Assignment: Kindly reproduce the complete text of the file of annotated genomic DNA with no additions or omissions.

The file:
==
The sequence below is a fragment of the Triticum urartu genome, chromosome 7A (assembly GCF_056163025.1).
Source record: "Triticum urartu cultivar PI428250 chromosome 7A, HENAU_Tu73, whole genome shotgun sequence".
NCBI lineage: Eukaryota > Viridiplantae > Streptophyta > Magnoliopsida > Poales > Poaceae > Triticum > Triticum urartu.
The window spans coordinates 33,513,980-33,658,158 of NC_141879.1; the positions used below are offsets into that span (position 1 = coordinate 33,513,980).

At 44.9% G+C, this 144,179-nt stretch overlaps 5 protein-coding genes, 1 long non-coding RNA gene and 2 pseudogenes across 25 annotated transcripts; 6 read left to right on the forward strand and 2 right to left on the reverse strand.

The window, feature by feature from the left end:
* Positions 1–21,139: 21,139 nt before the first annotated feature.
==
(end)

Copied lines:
The sequence below is a fragment of the Triticum urartu genome, chromosome 7A (assembly GCF_056163025.1).
Source record: "Triticum urartu cultivar PI428250 chromosome 7A, HENAU_Tu73, whole genome shotgun sequence".
NCBI lineage: Eukaryota > Viridiplantae > Streptophyta > Magnoliopsida > Poales > Poaceae > Triticum > Triticum urartu.
The window spans coordinates 33,513,980-33,658,158 of NC_141879.1; the positions used below are offsets into that span (position 1 = coordinate 33,513,980).

At 44.9% G+C, this 144,179-nt stretch overlaps 5 protein-coding genes, 1 long non-coding RNA gene and 2 pseudogenes across 25 annotated transcripts; 6 read left to right on the forward strand and 2 right to left on the reverse strand.

The window, feature by feature from the left end:
* Positions 1–21,139: 21,139 nt before the first annotated feature.